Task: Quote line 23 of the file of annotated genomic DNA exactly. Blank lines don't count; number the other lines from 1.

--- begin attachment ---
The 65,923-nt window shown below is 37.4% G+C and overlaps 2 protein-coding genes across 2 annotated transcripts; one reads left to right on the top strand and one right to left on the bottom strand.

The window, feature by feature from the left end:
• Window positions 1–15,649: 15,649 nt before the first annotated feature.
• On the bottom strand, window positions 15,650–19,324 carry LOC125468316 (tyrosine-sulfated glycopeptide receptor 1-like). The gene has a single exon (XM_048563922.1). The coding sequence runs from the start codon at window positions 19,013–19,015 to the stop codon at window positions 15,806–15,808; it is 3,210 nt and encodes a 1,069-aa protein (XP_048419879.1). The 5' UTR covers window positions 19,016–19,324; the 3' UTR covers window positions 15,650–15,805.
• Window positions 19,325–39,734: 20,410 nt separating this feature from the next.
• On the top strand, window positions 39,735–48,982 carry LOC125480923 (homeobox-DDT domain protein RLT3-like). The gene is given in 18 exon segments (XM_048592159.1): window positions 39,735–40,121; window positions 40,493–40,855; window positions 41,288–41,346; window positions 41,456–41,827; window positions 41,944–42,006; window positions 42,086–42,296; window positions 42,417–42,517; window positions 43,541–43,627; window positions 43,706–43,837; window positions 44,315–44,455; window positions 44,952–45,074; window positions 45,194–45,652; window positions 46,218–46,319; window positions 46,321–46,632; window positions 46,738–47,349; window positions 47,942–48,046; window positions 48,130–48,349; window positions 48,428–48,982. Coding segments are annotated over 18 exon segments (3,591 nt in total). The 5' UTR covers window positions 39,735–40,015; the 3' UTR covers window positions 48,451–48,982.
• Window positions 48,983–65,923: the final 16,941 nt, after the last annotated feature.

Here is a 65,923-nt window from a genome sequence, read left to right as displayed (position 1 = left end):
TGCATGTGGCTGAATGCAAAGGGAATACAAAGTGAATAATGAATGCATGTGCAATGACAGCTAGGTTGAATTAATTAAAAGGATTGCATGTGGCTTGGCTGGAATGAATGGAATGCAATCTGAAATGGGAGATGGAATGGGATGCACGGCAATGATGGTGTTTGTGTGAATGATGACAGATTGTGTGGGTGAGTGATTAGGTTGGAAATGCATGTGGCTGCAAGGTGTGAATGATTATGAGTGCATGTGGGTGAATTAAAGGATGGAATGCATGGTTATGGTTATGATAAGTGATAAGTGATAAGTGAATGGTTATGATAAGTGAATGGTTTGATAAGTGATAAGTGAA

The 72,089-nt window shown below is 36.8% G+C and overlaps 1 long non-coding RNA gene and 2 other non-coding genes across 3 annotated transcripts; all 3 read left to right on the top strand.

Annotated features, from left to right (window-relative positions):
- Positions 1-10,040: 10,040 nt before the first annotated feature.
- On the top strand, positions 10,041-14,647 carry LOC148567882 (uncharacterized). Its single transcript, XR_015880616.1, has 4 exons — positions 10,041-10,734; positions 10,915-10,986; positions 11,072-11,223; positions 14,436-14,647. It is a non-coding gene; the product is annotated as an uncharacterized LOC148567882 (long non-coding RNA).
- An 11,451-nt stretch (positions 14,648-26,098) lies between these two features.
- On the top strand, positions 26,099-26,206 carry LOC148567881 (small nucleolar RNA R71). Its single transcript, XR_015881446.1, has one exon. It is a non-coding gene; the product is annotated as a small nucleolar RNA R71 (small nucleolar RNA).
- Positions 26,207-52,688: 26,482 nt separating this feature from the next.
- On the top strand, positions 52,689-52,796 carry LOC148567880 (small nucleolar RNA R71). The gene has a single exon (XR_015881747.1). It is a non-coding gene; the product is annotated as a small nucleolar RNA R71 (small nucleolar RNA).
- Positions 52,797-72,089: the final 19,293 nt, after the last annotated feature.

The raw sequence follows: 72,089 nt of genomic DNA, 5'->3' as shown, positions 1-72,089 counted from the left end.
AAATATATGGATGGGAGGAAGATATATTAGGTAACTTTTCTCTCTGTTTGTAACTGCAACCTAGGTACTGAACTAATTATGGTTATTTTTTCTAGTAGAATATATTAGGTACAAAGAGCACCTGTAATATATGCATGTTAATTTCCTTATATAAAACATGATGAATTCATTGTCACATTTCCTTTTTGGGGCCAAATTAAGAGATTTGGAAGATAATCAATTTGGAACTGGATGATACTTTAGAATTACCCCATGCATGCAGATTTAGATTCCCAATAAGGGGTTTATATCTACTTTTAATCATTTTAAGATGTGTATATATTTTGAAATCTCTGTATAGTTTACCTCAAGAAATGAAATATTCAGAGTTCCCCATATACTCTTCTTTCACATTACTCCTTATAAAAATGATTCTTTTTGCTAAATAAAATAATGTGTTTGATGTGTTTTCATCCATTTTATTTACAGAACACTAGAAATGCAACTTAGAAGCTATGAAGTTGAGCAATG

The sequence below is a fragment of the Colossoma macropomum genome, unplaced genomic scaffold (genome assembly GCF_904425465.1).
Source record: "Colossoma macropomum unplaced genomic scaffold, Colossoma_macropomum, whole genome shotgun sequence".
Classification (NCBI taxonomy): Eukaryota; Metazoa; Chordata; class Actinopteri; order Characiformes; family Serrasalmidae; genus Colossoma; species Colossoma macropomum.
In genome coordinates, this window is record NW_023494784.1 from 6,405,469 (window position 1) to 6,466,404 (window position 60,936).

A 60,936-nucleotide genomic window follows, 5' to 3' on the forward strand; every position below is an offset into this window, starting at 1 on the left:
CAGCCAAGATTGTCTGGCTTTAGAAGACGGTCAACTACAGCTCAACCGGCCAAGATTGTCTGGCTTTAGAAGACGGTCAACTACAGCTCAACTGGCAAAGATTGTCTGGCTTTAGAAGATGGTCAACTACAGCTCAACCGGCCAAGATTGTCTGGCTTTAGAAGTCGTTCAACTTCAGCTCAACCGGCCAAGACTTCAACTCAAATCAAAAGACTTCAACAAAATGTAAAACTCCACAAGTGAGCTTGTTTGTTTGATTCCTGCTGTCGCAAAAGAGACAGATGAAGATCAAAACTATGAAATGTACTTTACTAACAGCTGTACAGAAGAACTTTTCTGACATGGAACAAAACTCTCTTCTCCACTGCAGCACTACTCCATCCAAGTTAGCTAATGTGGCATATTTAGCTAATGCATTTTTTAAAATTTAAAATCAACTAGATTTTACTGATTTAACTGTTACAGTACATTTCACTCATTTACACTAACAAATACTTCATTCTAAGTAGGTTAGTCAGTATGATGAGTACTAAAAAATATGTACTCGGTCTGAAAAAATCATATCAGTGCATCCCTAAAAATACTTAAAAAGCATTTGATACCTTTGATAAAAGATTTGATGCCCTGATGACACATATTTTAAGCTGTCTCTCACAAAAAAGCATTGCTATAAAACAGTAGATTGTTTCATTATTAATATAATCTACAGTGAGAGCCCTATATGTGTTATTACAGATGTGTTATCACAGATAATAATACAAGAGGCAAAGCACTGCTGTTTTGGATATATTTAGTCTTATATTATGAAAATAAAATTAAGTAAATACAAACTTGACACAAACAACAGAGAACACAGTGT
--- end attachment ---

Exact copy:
Classification (NCBI taxonomy): Eukaryota; Metazoa; Chordata; class Actinopteri; order Characiformes; family Serrasalmidae; genus Colossoma; species Colossoma macropomum.